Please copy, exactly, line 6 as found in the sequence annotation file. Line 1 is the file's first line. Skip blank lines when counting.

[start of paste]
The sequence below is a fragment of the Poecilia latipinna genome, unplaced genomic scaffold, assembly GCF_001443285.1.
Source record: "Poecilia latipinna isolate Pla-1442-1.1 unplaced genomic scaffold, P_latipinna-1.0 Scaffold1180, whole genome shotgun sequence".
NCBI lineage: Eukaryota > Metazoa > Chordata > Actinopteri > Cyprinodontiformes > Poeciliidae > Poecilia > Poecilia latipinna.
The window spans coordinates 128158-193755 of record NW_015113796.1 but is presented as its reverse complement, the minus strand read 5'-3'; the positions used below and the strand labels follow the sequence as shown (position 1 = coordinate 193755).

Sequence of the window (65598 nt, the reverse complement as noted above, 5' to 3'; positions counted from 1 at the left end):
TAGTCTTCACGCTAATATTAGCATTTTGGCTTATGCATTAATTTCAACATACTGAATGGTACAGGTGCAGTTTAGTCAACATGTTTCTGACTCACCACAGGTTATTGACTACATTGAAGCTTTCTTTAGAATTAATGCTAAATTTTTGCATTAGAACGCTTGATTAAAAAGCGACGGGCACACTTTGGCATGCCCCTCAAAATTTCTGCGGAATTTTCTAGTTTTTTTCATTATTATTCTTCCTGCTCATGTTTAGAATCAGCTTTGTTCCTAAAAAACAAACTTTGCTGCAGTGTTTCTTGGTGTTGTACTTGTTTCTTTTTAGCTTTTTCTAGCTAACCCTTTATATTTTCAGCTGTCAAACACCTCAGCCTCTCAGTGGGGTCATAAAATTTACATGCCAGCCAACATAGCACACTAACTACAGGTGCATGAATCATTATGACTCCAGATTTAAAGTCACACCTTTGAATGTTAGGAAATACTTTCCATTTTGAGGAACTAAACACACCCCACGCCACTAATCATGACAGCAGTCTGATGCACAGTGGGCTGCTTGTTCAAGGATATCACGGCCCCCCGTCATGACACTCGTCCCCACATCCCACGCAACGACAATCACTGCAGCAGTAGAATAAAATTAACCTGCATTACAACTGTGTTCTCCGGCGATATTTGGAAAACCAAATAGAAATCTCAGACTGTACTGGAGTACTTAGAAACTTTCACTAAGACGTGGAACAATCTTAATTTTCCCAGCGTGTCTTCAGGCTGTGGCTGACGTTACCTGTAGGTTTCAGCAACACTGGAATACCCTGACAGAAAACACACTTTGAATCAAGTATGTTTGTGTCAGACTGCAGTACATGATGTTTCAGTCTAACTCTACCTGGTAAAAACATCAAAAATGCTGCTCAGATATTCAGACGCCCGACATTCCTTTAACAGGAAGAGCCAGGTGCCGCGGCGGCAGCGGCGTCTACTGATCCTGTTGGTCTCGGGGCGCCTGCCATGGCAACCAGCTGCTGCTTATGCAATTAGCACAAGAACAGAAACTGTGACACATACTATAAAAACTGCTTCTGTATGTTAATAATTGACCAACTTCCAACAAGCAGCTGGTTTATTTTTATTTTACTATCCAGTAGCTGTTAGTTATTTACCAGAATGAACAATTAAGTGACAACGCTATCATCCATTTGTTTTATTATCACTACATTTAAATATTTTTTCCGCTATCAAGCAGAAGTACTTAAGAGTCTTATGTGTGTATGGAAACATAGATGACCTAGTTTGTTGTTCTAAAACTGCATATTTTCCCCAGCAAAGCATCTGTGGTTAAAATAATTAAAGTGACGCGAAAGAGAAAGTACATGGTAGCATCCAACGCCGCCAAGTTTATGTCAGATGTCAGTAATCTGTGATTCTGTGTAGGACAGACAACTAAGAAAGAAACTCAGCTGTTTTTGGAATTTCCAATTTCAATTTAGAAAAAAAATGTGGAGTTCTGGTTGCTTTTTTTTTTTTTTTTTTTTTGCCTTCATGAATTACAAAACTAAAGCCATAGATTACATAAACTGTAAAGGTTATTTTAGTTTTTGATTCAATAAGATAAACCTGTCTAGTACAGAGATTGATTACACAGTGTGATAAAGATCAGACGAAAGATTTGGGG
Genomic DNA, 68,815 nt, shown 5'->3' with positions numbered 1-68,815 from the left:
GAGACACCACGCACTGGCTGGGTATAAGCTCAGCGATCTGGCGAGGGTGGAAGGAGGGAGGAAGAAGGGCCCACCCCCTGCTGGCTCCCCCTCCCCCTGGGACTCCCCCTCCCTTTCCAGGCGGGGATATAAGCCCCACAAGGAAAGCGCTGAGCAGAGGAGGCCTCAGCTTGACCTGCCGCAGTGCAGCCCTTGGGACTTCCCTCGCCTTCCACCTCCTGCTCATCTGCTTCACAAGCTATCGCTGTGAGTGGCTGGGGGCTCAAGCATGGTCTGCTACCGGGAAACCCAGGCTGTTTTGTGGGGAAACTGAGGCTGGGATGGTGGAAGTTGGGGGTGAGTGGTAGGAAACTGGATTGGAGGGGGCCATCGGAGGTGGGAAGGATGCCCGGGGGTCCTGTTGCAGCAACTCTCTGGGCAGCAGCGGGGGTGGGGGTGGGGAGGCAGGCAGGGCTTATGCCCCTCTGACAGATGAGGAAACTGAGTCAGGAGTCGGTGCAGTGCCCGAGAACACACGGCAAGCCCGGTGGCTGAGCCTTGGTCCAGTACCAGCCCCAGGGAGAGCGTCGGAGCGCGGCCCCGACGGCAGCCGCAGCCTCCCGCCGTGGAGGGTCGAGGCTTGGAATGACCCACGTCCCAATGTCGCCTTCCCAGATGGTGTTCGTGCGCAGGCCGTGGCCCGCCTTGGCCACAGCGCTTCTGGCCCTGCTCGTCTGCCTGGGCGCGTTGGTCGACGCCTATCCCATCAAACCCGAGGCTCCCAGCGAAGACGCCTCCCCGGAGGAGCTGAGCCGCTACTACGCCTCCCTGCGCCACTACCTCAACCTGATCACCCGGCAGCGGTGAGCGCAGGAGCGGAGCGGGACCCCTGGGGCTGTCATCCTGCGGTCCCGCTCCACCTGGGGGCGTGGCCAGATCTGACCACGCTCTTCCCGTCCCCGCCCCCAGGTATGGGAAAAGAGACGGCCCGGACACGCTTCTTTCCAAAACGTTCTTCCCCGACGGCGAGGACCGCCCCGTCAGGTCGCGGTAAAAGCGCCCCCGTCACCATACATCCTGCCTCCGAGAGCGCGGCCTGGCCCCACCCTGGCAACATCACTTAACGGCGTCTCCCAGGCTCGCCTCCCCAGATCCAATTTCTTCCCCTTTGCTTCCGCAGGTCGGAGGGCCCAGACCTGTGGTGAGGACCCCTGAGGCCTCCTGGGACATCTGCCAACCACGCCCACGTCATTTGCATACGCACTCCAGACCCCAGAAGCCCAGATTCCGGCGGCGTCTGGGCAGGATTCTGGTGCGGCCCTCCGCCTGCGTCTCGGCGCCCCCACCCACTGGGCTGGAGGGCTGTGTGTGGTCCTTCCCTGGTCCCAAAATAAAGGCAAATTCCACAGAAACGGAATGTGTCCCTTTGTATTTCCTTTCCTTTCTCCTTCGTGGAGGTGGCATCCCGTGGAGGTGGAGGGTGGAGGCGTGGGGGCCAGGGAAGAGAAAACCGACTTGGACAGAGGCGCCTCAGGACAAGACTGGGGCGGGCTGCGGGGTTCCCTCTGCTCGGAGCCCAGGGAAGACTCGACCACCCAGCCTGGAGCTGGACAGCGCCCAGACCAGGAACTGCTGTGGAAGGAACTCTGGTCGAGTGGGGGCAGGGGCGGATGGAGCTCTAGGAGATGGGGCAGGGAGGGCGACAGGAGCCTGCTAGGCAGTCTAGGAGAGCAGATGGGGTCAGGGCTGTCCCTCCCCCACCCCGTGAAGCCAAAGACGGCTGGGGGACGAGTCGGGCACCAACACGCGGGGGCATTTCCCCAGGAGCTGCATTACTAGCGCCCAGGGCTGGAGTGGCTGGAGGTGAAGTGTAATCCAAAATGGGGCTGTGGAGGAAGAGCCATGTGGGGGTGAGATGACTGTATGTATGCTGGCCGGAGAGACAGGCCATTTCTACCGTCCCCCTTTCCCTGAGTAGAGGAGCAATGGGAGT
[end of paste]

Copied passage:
TAGTCTTCACGCTAATATTAGCATTTTGGCTTATGCATTAATTTCAACATACTGAATGGTACAGGTGCAGTTTAGTCAACATGTTTCTGACTCACCACAGGTTATTGACTACATTGAAGCTTTCTTTAGAATTAATGCTAAATTTTTGCATTAGAACGCTTGATTAAAAAGCGACGGGCACACTTTGGCATGCCCCTCAAAATTTCTGCGGAATTTTCTAGTTTTTTTCATTATTATTCTTCCTGCTCATGTTTAGAATCAGCTTTGTTCCTAAAAAACAAACTTTGCTGCAGTGTTTCTTGGTGTTGTACTTGTTTCTTTTTAGCTTTTTCTAGCTAACCCTTTATATTTTCAGCTGTCAAACACCTCAGCCTCTCAGTGGGGTCATAAAATTTACATGCCAGCCAACATAGCACACTAACTACAGGTGCATGAATCATTATGACTCCAGATTTAAAGTCACACCTTTGAATGTTAGGAAATACTTTCCATTTTGAGGAACTAAACACACCCCACGCCACTAATCATGACAGCAGTCTGATGCACAGTGGGCTGCTTGTTCAAGGATATCACGGCCCCCCGTCATGACACTCGTCCCCACATCCCACGCAACGACAATCACTGCAGCAGTAGAATAAAATTAACCTGCATTACAACTGTGTTCTCCGGCGATATTTGGAAAACCAAATAGAAATCTCAGACTGTACTGGAGTACTTAGAAACTTTCACTAAGACGTGGAACAATCTTAATTTTCCCAGCGTGTCTTCAGGCTGTGGCTGACGTTACCTGTAGGTTTCAGCAACACTGGAATACCCTGACAGAAAACACACTTTGAATCAAGTATGTTTGTGTCAGACTGCAGTACATGATGTTTCAGTCTAACTCTACCTGGTAAAAACATCAAAAATGCTGCTCAGATATTCAGACGCCCGACATTCCTTTAACAGGAAGAGCCAGGTGCCGCGGCGGCAGCGGCGTCTACTGATCCTGTTGGTCTCGGGGCGCCTGCCATGGCAACCAGCTGCTGCTTATGCAATTAGCACAAGAACAGAAACTGTGACACATACTATAAAAACTGCTTCTGTATGTTAATAATTGACCAACTTCCAACAAGCAGCTGGTTTATTTTTATTTTACTATCCAGTAGCTGTTAGTTATTTACCAGAATGAACAATTAAGTGACAACGCTATCATCCATTTGTTTTATTATCACTACATTTAAATATTTTTTCCGCTATCAAGCAGAAGTACTTAAGAGTCTTATGTGTGTATGGAAACATAGATGACCTAGTTTGTTGTTCTAAAACTGCATATTTTCCCCAGCAAAGCATCTGTGGTTAAAATAATTAAAGTGACGCGAAAGAGAAAGTACATGGTAGCATCCAACGCCGCCAAGTTTATGTCAGATGTCAGTAATCTGTGATTCTGTGTAGGACAGACAACTAAGAAAGAAACTCAGCTGTTTTTGGAATTTCCAATTTCAATTTAGAAAAAAAATGTGGAGTTCTGGTTGCTTTTTTTTTTTTTTTTTTTTTGCCTTCATGAATTACAAAACTAAAGCCATAGATTACATAAACTGTAAAGGTTATTTTAGTTTTTGATTCAATAAGATAAACCTGTCTAGTACAGAGATTGATTACACAGTGTGATAAAGATCAGACGAAAGATTTGGGG